INGLEWOOD, Calif. -- First, for the unbelievable part. The part that went beyond all NBA logic.
Michael Jordan missing in action for most of 48 minutes.
Oh sure, he played. Or at least he was out there on the Forum floor.
But the Chicago Bulls were obviously without their all-world Air. This was just ordinary oxygen, if that.
What a strange sight. Michael Jordan with only two second-half field goals going into the waning seconds of the fourth quarter. Michael Jordan shooting a measly 2-for-11 from the floor in that second half.
So when did the blowout start for the Lakers in Game 3? Wasn't it in the third quarter when they went on an 18-2 run, built a 13-point lead, and Jordan never had an answer?
The Bulls are dead steers without God's gift to basketball leading the way right? That's just an NBA given correct?
But that brings us to the other unbelievable thing of Friday night. The Lakers never grabbed this Jordan situation by the throat and strangled Chicago with it. They had that one burst in the third quarter, but the Scottie Pippens, the Cliff Levingstons, the John Paxsons and the Horace Grants refused to roll over and mourn for Michael.
The other Bulls kept the game going, whittled away at the lead and allowed Jordan one more chance for redemption.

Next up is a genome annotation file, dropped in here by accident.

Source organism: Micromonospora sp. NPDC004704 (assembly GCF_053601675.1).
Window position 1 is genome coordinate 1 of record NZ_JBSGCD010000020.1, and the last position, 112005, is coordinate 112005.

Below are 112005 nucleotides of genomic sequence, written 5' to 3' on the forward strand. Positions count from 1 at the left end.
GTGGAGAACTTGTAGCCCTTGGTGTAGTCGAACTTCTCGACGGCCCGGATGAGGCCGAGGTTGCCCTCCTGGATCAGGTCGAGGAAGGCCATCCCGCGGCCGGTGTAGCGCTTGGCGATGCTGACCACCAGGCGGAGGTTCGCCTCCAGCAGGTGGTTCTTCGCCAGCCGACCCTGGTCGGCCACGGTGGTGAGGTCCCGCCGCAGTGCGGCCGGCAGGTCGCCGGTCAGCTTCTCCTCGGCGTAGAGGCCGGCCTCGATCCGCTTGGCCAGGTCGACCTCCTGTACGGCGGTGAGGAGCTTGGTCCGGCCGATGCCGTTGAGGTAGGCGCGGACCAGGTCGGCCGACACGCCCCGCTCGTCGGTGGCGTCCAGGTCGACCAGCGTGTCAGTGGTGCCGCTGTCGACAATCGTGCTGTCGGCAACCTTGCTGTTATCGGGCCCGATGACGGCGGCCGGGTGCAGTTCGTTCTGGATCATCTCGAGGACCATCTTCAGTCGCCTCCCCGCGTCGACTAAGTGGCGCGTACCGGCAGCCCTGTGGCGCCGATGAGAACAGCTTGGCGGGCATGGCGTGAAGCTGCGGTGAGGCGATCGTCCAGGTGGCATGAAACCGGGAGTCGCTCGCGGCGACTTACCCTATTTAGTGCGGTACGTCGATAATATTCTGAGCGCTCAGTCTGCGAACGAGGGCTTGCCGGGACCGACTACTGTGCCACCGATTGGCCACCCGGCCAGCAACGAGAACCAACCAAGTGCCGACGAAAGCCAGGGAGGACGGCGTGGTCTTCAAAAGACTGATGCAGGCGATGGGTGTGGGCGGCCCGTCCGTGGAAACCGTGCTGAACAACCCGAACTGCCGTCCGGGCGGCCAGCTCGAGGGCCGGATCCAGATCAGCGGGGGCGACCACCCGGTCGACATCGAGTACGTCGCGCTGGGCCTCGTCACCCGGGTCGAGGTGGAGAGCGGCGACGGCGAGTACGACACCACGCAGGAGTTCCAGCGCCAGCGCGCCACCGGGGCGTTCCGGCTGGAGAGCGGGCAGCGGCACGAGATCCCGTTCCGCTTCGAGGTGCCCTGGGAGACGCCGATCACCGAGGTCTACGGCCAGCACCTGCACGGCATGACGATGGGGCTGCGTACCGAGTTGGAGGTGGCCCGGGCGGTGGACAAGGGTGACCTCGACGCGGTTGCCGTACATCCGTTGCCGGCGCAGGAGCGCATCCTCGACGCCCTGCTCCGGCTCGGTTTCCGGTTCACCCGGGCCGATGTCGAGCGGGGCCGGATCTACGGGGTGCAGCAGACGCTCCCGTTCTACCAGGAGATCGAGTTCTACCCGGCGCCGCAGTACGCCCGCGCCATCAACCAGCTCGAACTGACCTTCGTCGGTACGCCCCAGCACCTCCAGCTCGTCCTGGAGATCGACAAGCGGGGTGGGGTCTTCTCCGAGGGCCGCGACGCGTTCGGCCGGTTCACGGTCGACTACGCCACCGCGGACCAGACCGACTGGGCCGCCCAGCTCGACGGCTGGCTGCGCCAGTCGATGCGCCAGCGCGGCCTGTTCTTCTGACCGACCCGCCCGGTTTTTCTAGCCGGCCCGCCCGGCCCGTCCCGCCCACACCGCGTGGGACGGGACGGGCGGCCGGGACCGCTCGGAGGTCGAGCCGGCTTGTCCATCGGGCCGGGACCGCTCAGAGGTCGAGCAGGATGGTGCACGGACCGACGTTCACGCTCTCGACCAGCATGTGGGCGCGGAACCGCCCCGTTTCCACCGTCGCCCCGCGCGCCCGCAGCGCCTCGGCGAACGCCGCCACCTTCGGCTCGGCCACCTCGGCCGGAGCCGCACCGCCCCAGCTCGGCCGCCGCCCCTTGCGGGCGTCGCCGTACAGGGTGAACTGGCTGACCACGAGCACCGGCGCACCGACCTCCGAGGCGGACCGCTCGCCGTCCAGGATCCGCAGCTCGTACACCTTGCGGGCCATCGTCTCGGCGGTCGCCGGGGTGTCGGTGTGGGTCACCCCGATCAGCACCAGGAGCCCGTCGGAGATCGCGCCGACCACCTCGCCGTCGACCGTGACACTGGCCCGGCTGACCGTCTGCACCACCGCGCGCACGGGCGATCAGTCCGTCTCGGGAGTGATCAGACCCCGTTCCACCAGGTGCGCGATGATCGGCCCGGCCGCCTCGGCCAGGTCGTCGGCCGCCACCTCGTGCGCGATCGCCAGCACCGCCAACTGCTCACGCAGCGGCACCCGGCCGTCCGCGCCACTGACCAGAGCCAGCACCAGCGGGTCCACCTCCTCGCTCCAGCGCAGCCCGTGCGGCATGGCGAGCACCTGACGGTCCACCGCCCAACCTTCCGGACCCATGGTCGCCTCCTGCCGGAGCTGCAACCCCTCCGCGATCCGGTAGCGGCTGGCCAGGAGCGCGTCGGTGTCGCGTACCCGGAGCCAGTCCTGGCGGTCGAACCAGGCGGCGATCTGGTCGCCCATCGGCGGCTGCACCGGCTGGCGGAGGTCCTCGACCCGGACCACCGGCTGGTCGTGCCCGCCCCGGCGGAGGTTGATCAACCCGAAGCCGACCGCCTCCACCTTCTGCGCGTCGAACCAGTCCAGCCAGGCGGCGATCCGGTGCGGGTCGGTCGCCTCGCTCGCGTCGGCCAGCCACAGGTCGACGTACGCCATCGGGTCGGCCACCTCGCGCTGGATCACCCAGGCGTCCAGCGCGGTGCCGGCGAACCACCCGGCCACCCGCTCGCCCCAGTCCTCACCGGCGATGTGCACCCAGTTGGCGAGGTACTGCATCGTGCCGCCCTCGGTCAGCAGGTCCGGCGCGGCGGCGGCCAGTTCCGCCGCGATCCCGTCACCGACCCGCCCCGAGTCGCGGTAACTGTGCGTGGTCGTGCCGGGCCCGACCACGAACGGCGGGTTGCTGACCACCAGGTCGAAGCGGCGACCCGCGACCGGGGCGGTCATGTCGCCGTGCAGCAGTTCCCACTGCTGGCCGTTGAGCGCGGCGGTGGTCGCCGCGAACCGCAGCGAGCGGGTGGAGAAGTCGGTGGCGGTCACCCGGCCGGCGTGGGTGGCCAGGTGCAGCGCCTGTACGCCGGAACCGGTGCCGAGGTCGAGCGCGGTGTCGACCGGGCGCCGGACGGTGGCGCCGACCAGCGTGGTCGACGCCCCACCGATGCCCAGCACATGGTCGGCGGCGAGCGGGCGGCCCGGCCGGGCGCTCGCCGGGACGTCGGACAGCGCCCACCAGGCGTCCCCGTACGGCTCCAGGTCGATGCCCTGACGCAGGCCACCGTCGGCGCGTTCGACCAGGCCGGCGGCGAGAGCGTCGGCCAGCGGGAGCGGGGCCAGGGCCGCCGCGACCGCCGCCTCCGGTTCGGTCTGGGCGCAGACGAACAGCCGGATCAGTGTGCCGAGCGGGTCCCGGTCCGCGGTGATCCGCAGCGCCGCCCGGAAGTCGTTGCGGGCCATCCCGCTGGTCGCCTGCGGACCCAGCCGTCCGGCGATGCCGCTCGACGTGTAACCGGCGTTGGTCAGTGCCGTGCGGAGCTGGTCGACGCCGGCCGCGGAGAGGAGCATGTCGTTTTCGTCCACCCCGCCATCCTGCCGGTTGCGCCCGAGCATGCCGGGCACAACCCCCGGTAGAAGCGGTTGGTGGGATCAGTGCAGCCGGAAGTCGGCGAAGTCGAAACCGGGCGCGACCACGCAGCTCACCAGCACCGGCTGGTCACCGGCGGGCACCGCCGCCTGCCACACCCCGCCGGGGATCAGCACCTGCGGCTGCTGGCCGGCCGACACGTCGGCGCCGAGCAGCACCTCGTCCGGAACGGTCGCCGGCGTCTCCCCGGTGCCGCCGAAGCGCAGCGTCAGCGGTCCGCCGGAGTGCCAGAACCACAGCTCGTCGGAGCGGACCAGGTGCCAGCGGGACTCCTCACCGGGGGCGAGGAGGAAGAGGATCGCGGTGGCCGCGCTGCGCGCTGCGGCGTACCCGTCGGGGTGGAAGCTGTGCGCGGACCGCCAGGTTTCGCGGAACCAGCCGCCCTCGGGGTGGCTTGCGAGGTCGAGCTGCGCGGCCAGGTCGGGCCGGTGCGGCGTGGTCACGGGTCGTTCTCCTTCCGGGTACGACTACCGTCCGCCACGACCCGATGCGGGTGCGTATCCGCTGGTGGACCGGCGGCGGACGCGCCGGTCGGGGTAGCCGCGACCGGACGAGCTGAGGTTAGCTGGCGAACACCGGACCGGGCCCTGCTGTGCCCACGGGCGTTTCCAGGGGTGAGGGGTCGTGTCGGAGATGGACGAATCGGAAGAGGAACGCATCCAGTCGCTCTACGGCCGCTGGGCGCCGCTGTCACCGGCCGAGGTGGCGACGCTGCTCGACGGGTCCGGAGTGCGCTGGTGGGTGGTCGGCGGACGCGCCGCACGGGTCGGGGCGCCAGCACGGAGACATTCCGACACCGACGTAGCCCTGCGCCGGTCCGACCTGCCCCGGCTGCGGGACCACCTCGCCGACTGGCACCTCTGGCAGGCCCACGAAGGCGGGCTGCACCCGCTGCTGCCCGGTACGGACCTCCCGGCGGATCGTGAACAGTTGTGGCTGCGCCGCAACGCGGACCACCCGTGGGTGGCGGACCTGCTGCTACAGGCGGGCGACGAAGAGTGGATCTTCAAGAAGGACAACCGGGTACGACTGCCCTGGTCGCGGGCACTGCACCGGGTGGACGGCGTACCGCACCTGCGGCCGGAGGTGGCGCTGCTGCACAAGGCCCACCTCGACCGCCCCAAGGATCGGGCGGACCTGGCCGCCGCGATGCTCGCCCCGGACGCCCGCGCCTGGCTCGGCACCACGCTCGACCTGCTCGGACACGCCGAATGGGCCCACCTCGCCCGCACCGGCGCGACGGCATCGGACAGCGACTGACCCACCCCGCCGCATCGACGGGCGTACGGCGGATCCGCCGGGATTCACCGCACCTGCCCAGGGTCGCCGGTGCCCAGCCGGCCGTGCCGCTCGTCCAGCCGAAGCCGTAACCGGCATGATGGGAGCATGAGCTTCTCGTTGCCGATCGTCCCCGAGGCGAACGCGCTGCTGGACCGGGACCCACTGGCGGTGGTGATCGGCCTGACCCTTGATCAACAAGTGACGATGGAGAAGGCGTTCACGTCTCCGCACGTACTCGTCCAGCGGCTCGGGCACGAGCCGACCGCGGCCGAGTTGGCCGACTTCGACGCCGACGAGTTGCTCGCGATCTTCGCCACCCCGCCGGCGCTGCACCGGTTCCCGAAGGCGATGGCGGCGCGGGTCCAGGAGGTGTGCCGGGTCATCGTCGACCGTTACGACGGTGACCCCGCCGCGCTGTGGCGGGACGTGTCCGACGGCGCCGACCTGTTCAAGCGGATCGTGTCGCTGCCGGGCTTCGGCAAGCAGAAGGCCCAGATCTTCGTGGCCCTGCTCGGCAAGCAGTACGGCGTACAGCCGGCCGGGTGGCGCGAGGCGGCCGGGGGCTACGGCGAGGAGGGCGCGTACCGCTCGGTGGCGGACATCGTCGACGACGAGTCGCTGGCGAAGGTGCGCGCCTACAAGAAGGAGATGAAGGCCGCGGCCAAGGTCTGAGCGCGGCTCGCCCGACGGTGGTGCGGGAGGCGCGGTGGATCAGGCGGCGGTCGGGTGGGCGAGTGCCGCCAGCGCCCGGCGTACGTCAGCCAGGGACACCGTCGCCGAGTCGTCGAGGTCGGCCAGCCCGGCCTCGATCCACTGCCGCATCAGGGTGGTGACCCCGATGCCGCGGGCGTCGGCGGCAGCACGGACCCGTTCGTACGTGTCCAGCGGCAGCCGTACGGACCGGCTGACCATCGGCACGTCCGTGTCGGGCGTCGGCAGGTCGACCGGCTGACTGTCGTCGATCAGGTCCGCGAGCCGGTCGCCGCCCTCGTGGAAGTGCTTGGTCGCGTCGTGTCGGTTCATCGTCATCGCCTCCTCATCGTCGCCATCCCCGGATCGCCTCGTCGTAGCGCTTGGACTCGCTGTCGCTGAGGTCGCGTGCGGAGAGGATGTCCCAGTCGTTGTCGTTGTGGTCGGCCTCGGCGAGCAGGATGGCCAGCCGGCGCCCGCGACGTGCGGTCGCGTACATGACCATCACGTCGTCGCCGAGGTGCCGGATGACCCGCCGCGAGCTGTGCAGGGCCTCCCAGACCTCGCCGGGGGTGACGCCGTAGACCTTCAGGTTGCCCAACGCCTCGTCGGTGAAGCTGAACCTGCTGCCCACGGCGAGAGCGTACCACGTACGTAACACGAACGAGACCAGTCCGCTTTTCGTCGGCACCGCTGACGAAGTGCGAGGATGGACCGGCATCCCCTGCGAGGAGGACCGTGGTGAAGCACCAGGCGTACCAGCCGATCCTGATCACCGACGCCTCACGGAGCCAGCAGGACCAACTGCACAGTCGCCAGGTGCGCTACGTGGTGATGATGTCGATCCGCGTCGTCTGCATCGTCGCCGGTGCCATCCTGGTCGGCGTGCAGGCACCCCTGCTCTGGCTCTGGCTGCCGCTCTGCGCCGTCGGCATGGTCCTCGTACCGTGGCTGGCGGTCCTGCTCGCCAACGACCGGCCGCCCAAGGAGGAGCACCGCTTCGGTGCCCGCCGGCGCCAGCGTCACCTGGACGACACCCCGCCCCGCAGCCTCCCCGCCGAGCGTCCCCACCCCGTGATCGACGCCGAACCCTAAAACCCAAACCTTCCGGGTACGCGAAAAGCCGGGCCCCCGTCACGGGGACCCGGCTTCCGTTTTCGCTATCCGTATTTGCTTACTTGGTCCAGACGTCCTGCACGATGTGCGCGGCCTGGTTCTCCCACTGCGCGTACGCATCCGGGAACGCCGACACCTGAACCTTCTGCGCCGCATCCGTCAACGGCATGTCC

Anybody who watched it, including 17,505 in The Forum, knew Chicago deserved to win. And in the end, thanks to Jordan, it did. In overtime, make it the Bulls by 104-96. Talk about a staggering loss for L.A.
But it was a staggered Jordan who came down for Chicago's last shot in regulation. His confidence had to be sagging, and the fatigue factor was also obvious. But as the clock ticked under 5 seconds, he juked around L.A.'s Byron Scott, then lifted a 10-foot runner over the outstretched claw of Vlade Divac.
Bingo. Jordan was finally on target, tying the score and causing overtime. Good grief, the Bulls still had a chance to win.
And in the extra five minutes, they dominated, despite the fact that Pippen had fouled out with 19 points and 13 boards.
Jordan came up with two more key baskets in OT, and, as had been the case all evening, the Bulls came up with all the rebounds and key defensive maneuvers.
Yes, Jordan was only 11-of-28 from the floor and a non-factor offensively throughout the second half. But when Chicago dominated the boards by 46-29, it allowed second-chance opportunities for points on the offensive end and only a one-shot chance for the Lakers on their end.
"We gave them too many opportunities on the glass," said a dejected Magic Johnson. "They just killed us on the offensive boards, particularly in the overtime."
And just think the Lakers were supposed to have a definite edge on the front line in this series. From rebounding to points, this was where L.A. figured to stand out while the Michael vs. Magic show was capturing the spotlight.
But with Grant and Pippen leading the way, Chicago's front line outboarded the Lakers' tall guys, 32-21.
More than anything else, however, Game 3 provided a serious emotional swing for the Bulls. Not only did the victory mean a 2-1 lead in the series, plus bring the home-court advantage back to the Bulls, but how they won was even more vital.
Maybe this team finally moved out of Jordan's immense shadow. The critics have hounded the other Bulls constantly, and even Michael has been openly critical of his teammates at times.
But what Chicago had to do Friday night was come back without Jordan being the focal point. For everyone who thought it was impossible, well, now we know otherwise.